The European Council has now (today 29th January) published an annex to its guidelines of 29th April 2017 which covers the transition period. You can read the document here and an analysis of it here. “Vassal State” sums it up well. In case anyone is in any doubt, Clause 13 insists that during the transition period, “The Union acquis should apply to and in the United Kingdom as if it were a Member State. Any changes to the Union acquis should automatically apply to and in the United Kingdom during the transition period.” We’ve got to accept the whole caboodle and we don’t have any say in what may come our way. Davis assured the Select Committee that it takes a long time for new EU laws to pass through the system so it was unlikely that anything which was still only in the pipeline on Brexit Day would actually get through onto our statute books at the end of the transitional period. This is wishful thinking, The Common Fisheries Policy was rushed through in three months in order to be in force when the UK joined in 1973.

The Council document also denies us the right to sign any trade deals during the transition period without the EU’s permission. Clause 16 states:- “During the transition period, the United Kingdom may not become bound by international agreements entered into in its own capacity in the fields of competence of Union law, unless authorised to do so by the Union

The Council document interestingly did not repeat the Commission’s refusal for us to piggyback on any deals which it has signed with third countries. Clause 14 of the Commission document was  unequivocal: “It is also recalled that as from the date of its withdrawal from the Union the United Kingdom will no longer benefit from the agreements concluded by the Union, or by Member States acting on its behalf, or by the Union and its Member States acting jointly.” In other words, we would have to agree not to ask the countries in question if they still wished to keep the same trading arrangements with the UK. We would essentially be under “WTO rules” with the rest of the world. Is its absence a “concession?”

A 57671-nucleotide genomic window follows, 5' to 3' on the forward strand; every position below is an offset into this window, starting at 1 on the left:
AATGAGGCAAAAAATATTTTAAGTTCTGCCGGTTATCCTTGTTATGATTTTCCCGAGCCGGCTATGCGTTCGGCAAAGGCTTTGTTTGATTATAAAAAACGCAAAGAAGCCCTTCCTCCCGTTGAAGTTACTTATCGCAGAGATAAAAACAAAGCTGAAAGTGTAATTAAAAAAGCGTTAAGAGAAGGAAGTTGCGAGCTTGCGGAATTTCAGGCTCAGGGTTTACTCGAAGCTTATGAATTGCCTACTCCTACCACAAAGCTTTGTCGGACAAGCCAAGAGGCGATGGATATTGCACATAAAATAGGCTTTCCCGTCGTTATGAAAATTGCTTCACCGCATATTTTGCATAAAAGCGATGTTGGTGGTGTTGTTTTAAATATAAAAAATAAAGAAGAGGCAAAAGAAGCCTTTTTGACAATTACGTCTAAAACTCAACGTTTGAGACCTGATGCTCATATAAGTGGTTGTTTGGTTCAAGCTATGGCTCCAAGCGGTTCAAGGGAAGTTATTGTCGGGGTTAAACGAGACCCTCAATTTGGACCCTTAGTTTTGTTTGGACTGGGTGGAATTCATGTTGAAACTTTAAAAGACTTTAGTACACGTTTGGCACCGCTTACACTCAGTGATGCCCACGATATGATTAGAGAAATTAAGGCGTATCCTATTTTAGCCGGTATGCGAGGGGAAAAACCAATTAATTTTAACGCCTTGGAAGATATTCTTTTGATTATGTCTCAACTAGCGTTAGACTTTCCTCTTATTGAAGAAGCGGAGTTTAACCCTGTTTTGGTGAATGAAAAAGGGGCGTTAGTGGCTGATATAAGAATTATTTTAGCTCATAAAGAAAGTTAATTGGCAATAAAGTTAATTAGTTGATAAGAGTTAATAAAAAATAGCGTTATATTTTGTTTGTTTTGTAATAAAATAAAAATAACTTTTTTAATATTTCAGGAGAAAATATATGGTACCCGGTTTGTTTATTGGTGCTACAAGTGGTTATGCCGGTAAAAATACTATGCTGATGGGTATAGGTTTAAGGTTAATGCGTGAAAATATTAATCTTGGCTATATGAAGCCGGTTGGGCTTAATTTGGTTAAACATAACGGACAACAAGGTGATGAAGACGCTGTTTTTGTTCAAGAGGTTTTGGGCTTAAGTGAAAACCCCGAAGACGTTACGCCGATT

Whatever, we would be stuck in the EU’s customs Union. As we have mentioned countless times before, if we are in the Single Market, there is NO NEED to be in the Customs Union. The two are NOT joined at the hip. “Davis, come here, you bad boy. Your punishment is 100 lines; write out the following until the message sinks in:- we do not need to be in the EU’s customs union after Brexit. “